The failure of the FGN in 1991 to negotiate with the union led to the 1992 strike which was declared on May 14, 1992 but was suspended a week after in deference to an IAP order that the strike should be immediately suspended. Although the IAP ruling compelled both parties to the negotiating table, the government did not resume the negotiation and this pushed ASUU into resuming its strike on July 20, 1992. ASUU was again banned for the second time on August 23, 1992, but when the government failed in all its tricks to break the strike, it appointed the Owelle Chikelu team to negotiate with ASUU. It was this negotiation with a “banned” union that produced the 1992 agreement on October 3, 1992, which Prof. Nwabueze, the erudite scholar and lawyer, in his legal sophistry described as “an agreement of imperfect obligation”. This agreement, among other things provided for a periodic review of every three years.
The Abacha dictatorship presented a greater challenge to ASUU because of the former’s brutal and tough undemocratic credentials and no wonder ASUU opted to join other patriotic forces to fight to end Military rule. In 1994 ASUU went on strike demanding from the government of Abacha: a re-negotiation of the agreement; the re-instatement of over eighty lecturers sacked at the University of Abuja by the then Vice-Chancellor, Prof. Isa Mohammed and the de-annulment of the June 12, 1993 elections ostensibly won by Chief M.K.O. Abiola.
Another strike was declared in 1996 by ASUU to press its demand for the re-negotiation of the 1992 agreement and the re-instatement of the UNI ABUJA sacked academics. This strike lasted for six months. When the strike was suspended, the Abacha government set up the Prof. Umaru Shehu-led Negotiating Team. The government wanted individual Councils of Universities to negotiate with the individual branches of ASUU as part of its decentralization of negotiations. This was met with stiff resistance leading the Abacha government into sacking some ASUU leaders including the then National President of ASUU, Prof. Asisi Abobie of UNN through a letter from the National Universities Commission (NUC) to their Vice-Chancellors.
But the Abdulsalami’s regime, as part of its efforts to gain legitimacy, through its Minister of Education, Chief Ola-Iya Oni made overtures to ASUU and re-instatated ASUU leaders who were unjustly sacked by the Abacha junta for their involvement in the 1996 strike and those earlier dismissed in 1984 through Decree 17 of 1984. On May 25, 1999 the government signed an agreement on percentage increases in the allowances of academics. This agreement was “without prejudice to a comprehensive negotiation at a future date” between the two parties. The Obasanjo regime after much pressures agreed to set up its Negotiating Team led by Prof. Ayo Banjo and the negotiations began on August 28, 2000. The Agreement was to be signed in December 2001. The FGN did not sign the Agreement as Dr. Babalola Borisade who replaced Prof. Tunde Adeniran as Minister of Education prevented the Federal Government’s Team from signing the Agreement. ASUU rejected Borisade’s moves and resumed its suspended strike. This forced the government to resume negotiations and the subsequent signing of the Agreement on June 30, 2001.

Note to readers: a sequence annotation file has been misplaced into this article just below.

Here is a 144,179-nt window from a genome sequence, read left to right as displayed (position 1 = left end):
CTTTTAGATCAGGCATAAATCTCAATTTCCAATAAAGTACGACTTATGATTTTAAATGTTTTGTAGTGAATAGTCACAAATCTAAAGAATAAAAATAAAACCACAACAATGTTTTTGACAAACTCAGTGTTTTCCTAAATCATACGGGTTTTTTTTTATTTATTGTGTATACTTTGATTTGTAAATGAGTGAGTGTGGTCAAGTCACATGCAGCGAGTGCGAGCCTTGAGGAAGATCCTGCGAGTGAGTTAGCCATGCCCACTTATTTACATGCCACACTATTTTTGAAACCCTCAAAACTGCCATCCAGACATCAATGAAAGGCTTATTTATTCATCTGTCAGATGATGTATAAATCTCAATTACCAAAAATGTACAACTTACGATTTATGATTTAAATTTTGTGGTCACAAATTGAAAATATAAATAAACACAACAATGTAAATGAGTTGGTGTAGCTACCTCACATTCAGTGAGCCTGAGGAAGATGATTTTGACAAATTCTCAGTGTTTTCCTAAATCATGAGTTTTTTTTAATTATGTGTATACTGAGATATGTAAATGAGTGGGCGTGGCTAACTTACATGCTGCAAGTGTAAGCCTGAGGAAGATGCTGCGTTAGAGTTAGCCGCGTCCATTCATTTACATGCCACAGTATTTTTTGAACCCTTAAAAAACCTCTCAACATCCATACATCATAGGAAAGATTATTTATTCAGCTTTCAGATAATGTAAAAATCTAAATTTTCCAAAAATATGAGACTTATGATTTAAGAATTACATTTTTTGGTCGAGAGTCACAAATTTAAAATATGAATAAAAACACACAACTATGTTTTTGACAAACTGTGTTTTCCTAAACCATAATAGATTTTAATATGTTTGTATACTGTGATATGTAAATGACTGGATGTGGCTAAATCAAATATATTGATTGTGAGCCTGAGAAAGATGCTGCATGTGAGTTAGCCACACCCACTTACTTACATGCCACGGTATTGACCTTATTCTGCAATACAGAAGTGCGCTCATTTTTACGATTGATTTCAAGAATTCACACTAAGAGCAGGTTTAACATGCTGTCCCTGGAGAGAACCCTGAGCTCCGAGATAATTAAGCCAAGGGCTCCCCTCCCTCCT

The Government of Obasanjo did not implement the 2001 agreement, prompting ASUU to embark on another strike on December 29, 2002. Obasanjo had wanted to cancel the central bargaining process and to introduce school fees in the university system. He also wanted to take a loan of $68 million from the World Bank to implement a World Bank-sponsored Nigerian Universities Innovation Project (NUSIP). William Saint, the World Bank anchor man was everywhere in Nigeria campaigning for the implementation of NUSIP. The strike was suspended in June 2003 on the orders of the IAP. The ding-dong between the FGN and ASUU continued until December 14, 2006, when the then Minister of Education, Mrs. Obiageli Ezekwesili on behalf of the FGN inaugurated the FGN/ASUU Re-negotiating Committee under the leadership of Deacon Gamaliel Onosode to re-negotiate the 2001 Agreement which had been due for re-negotiation since June 2004. The re-negotiation which started on January 23, 2007 was concluded in January 2009. After the grueling two years of negotiation, Onosode said he had not the mandate of his principal to sign the Agreement. This position forced ASUU into another round of strike for four months leading to the signing of the Agreement under Ya’radua.
It is instructive to note that the 2009 Agreement which took many years of struggles to come into being is the basis of the current industrial action as many aspects of the Agreement are yet to be implemented even though the Agreement had been due for re-negotiation since January 1, 2012. Those who blame ASUU for the frequency of strikes in the university system ought to understand that the constant punctuations experienced in the system are caused by the irresponsibility of the successive governments in Nigeria. From 1978 to date, successive governments have not demonstrated commitment to education and Nigeria’s development as can be seen in their willingness to run after and implement ill-digested programmes foisted on them by their international masters that do not have relevance to the needs and aspirations of the people of our country.
Government willingly enters into agreements with workers after many strikes only to abandon the implementation half way. Government must own up to its responsibility by being sincere with the citizenry at all levels. Government officials who are inebriated with power should weigh the consequences of their utterances. The reported dismissive claim of the Minister of Labour and Productivity, Mr. Emeka Wogu to the effect that the 2009 Agreement between ASUU and the FGN, is unimplementable, if it is true has the capacity of deepening the face-off. Government officials like Wogu and the NUC Secretary, Prof. Julius Okojie who fawningly and ingratiatingly engage in bizarre displays with a view to currying favours from their boss, are liabilities to the government they serve. Agents like them have made our universities a hot bed of industrial conflicts. Respect to agreements genuinely entered into by government with workers in the university system and elsewhere will definitely guarantee industrial peace and harmony.